The morning seemed a bit dreary, but we persevered! We then took a ferry from Wemyss Bay to Rothesay on the Isle of Bute. Unfortunately it was so windy and rainy on the ferry that I didn’t manage to get any good pictures! Once we got into town, we took a walk around the castle and through the village. We walked all the way up a hill to get a good view of the island.

Our walk left us quite famished so we stopped in town to get the BEST FISH AND CHIPS EVER. But seriously it was so good. Amazing the difference when they use fresh fish! As we were sitting outside eating, the sun suddenly decided to come out! We grabbed an open top bus tour that took us all around the island. We saw some amazing sights!

After the tour, we settled in at a small brewery to have a pint before heading back home. All in all, it was a great way to celebrate a birthday!

Scottish History at Bannockburn

So it’s the first of March and I can’t believe that by the end of this month I will be finished with my postgraduate classes! This semester has been incredibly busy, hence the lack of blog posts about fun things. I have one class plus rollover assignments from last semester (long story), a work placement twice a week, and then volunteering on the side, in addition to getting started on my dissertation. So I’ve been a pretty busy gal juggling all of those! On the bright side, I really enjoy the variety in my schedule and the different people I get to meet. My work placement is working with business archives, which is something completely new to me! But I’m learning some pretty helpful skills with digitization, cataloging, and archival research. I’m also volunteering with an archaeological society in a small town outside of Glasgow. I’ve been helping the volunteers to repackage and catalogue their HUGE collection of Roman artifacts that have been gathered over a number of years going field surveying. It completely blows my mind that people are able to just go walking in their backyards and find ancient artifacts. So different from the archaeological record. And yes people, the Romans did make it as far as Scotland. They actually went beyond Hadrian’s Wall and built another wall along the central belt in Scotland and called it the Antonine Wall. Yay for history lessons!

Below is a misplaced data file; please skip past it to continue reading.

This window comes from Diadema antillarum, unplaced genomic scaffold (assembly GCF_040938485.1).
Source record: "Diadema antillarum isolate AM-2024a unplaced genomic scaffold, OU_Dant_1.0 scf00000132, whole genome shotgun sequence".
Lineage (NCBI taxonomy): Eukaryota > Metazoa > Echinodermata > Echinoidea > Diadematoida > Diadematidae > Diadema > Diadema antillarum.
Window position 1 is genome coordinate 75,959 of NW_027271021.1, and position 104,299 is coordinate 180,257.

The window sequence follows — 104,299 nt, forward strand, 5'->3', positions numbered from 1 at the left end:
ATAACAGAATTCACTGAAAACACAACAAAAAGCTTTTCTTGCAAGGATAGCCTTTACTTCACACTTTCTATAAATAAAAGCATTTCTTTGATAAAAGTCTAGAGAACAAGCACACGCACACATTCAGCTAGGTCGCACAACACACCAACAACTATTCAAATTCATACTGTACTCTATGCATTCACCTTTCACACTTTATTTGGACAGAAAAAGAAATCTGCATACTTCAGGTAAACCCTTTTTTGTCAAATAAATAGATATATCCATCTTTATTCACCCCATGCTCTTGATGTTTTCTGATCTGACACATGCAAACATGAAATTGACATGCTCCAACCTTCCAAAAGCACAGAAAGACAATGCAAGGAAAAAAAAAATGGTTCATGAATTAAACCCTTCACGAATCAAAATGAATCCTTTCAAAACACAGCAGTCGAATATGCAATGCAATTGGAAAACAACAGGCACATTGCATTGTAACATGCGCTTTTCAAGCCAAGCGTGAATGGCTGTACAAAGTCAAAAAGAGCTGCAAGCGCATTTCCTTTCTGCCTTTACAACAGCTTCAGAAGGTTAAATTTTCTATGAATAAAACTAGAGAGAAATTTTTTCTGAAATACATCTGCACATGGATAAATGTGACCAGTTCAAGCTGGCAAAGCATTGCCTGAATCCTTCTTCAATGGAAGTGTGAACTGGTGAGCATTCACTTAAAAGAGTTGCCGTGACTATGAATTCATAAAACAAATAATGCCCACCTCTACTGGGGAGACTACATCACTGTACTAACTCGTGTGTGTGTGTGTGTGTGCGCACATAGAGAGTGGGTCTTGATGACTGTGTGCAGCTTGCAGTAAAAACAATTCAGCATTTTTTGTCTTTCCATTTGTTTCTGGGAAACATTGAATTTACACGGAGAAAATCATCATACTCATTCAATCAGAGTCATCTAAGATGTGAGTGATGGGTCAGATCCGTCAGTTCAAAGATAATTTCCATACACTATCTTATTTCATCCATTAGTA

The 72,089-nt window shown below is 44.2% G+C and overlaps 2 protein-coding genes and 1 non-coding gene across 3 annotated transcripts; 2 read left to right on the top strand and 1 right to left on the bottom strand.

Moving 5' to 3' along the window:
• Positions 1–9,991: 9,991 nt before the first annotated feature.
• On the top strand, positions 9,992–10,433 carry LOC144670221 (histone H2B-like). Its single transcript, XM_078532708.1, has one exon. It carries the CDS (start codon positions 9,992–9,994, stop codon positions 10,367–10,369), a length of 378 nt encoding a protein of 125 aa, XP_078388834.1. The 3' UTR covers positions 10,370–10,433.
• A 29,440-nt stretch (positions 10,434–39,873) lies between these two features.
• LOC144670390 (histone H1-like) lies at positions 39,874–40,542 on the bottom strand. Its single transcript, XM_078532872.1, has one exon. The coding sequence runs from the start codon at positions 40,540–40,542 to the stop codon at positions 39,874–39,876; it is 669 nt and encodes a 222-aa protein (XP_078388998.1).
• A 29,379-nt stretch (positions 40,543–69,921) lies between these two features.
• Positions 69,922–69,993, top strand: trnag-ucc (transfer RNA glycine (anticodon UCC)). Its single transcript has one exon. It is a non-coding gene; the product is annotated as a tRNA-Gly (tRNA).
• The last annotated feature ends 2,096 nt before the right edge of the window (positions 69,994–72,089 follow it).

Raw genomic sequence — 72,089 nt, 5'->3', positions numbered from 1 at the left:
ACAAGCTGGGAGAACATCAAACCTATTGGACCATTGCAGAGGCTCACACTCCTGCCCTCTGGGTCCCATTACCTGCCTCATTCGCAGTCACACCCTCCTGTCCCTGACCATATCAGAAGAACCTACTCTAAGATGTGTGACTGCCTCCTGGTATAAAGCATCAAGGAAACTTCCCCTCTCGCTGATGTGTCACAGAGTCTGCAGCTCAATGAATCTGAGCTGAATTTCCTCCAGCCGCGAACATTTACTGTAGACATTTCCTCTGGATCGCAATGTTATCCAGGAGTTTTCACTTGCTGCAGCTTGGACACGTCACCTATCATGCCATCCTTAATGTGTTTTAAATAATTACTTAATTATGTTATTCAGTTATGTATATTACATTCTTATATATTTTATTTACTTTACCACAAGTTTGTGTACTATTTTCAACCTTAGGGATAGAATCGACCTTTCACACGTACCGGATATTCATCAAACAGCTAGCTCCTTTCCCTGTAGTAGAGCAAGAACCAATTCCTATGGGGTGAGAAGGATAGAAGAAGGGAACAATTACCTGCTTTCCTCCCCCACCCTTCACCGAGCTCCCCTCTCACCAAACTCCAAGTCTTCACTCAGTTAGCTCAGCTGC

Since we’re on the topic of history lessons, I wanna tell you about my fun day trip to the site of the Battle of Bannockburn. If you have no idea idea what (or where) Bannockburn is, that’s completely okay because I wasn’t sure either. I only signed up for the trip as a chance to get out of Glasgow for the day and see a heritage site. Thankfully my Scottish friends helpfully enlightened me on some Scottish history. So Bannockburn is the site of the pivotal battle for Scottish Independence in 1314 when Robert the Bruce defeated English lead by King Edward II near Stirling castle. It’s not Braveheart, my friends were quick to mention. A good movie, though it’s just three hours of historic inaccuracies. So sorry, no William Wallace at Bannockburn.

The visitor center sits on the campsite of the Scottish warriors, not actually on the battlefield because, truthfully, they aren’t exactly sure where it all went down, though they have rough estimates. The visitor center for the Battle of Bannockburn Experience is a really unique, high-tech way of presenting history to visitors. The main attraction is an in-depth 3-D movie experience that takes you through the key figures and weaponry and war tactics utilized at the battle. Then you move into the battle room where you watch the battle from a bird’s eye view, with a staff member energetically narrative. Then comes the fun part: you are split into two groups, the Scots and the English, and get to face off in battle! The point isn’t to reenact the actual battle, but rather to work as a team to move your armies against the other team to defend Stirling Castle. This part was actually a lot of fun and thankfully my team (the Scots) came out victorious, almost just barely. After a while in the dark room of the 3-D experience, we took some time to look at replicas of medieval weapons and clothing. I, of course, had to get decked out in full garb. I even put on a chain mail shirt, though I definitely needed help. That thing was easily 30 pounds!


Finally, after a long day, we were able to head outside to get a view of the Robert the Bruce statue and ceremonial area. It was gloriously sunny out, though a wee bit chilly. All in all, my trip to Bannockburn was really fun and I learned a lot! It also got my travel bug itching to see more of Scotland!

Bonus: yesterday was Marti Gras, or as the Brits call it Pancake Tuesday! Pancakes here are kinda gross. They sell them premade in stores and they are usually eaten with lemon juice and butter. ick. But my friends and I managed to find American pancakes at a little New York-style cafe. And of course we had to wash them done with milkshakes. I think pancake day is my new favorite tradition!